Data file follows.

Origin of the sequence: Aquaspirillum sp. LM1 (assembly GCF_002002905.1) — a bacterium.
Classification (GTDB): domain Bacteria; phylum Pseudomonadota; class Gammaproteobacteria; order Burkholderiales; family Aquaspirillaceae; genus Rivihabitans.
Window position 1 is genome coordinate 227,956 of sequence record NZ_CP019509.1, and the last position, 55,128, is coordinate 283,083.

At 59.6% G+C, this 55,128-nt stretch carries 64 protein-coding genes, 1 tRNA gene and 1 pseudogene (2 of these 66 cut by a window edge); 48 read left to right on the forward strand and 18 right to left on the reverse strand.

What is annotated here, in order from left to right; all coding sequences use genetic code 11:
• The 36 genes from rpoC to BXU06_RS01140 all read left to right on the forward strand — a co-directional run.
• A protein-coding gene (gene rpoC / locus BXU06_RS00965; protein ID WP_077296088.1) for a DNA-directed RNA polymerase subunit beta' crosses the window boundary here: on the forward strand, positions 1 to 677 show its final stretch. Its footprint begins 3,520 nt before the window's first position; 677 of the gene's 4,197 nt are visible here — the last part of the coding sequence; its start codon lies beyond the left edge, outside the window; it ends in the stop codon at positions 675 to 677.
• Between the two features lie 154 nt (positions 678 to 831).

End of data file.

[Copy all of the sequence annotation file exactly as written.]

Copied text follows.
Origin of the sequence: Aquaspirillum sp. LM1 (assembly GCF_002002905.1) — a bacterium.
Classification (GTDB): domain Bacteria; phylum Pseudomonadota; class Gammaproteobacteria; order Burkholderiales; family Aquaspirillaceae; genus Rivihabitans.
Window position 1 is genome coordinate 227,956 of sequence record NZ_CP019509.1, and the last position, 55,128, is coordinate 283,083.

At 59.6% G+C, this 55,128-nt stretch carries 64 protein-coding genes, 1 tRNA gene and 1 pseudogene (2 of these 66 cut by a window edge); 48 read left to right on the forward strand and 18 right to left on the reverse strand.

What is annotated here, in order from left to right; all coding sequences use genetic code 11:
• The 36 genes from rpoC to BXU06_RS01140 all read left to right on the forward strand — a co-directional run.
• A protein-coding gene (gene rpoC / locus BXU06_RS00965; protein ID WP_077296088.1) for a DNA-directed RNA polymerase subunit beta' crosses the window boundary here: on the forward strand, positions 1 to 677 show its final stretch. Its footprint begins 3,520 nt before the window's first position; 677 of the gene's 4,197 nt are visible here — the last part of the coding sequence; its start codon lies beyond the left edge, outside the window; it ends in the stop codon at positions 675 to 677.
• Between the two features lie 154 nt (positions 678 to 831).